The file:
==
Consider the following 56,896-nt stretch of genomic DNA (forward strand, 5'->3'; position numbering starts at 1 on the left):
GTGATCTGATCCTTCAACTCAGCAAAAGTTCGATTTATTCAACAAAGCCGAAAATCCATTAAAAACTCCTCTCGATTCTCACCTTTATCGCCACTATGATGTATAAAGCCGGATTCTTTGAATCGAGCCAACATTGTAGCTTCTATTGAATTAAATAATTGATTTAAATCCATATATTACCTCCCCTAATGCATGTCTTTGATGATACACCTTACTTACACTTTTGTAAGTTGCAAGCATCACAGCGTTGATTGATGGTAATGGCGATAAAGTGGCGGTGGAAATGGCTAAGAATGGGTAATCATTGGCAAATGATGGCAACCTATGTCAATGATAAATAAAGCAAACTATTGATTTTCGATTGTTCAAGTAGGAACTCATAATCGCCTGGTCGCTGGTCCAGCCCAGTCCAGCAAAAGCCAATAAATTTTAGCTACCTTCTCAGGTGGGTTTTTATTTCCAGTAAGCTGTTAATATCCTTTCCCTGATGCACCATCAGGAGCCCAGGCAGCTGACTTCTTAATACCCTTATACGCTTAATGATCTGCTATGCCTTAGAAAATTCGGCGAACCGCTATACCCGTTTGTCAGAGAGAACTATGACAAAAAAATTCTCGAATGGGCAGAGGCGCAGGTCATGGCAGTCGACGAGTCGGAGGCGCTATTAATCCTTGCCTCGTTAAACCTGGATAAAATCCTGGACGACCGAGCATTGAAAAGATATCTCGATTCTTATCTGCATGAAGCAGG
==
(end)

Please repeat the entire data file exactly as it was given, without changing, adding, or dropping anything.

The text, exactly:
Consider the following 56,896-nt stretch of genomic DNA (forward strand, 5'->3'; position numbering starts at 1 on the left):
GTGATCTGATCCTTCAACTCAGCAAAAGTTCGATTTATTCAACAAAGCCGAAAATCCATTAAAAACTCCTCTCGATTCTCACCTTTATCGCCACTATGATGTATAAAGCCGGATTCTTTGAATCGAGCCAACATTGTAGCTTCTATTGAATTAAATAATTGATTTAAATCCATATATTACCTCCCCTAATGCATGTCTTTGATGATACACCTTACTTACACTTTTGTAAGTTGCAAGCATCACAGCGTTGATTGATGGTAATGGCGATAAAGTGGCGGTGGAAATGGCTAAGAATGGGTAATCATTGGCAAATGATGGCAACCTATGTCAATGATAAATAAAGCAAACTATTGATTTTCGATTGTTCAAGTAGGAACTCATAATCGCCTGGTCGCTGGTCCAGCCCAGTCCAGCAAAAGCCAATAAATTTTAGCTACCTTCTCAGGTGGGTTTTTATTTCCAGTAAGCTGTTAATATCCTTTCCCTGATGCACCATCAGGAGCCCAGGCAGCTGACTTCTTAATACCCTTATACGCTTAATGATCTGCTATGCCTTAGAAAATTCGGCGAACCGCTATACCCGTTTGTCAGAGAGAACTATGACAAAAAAATTCTCGAATGGGCAGAGGCGCAGGTCATGGCAGTCGACGAGTCGGAGGCGCTATTAATCCTTGCCTCGTTAAACCTGGATAAAATCCTGGACGACCGAGCATTGAAAAGATATCTCGATTCTTATCTGCATGAAGCAGG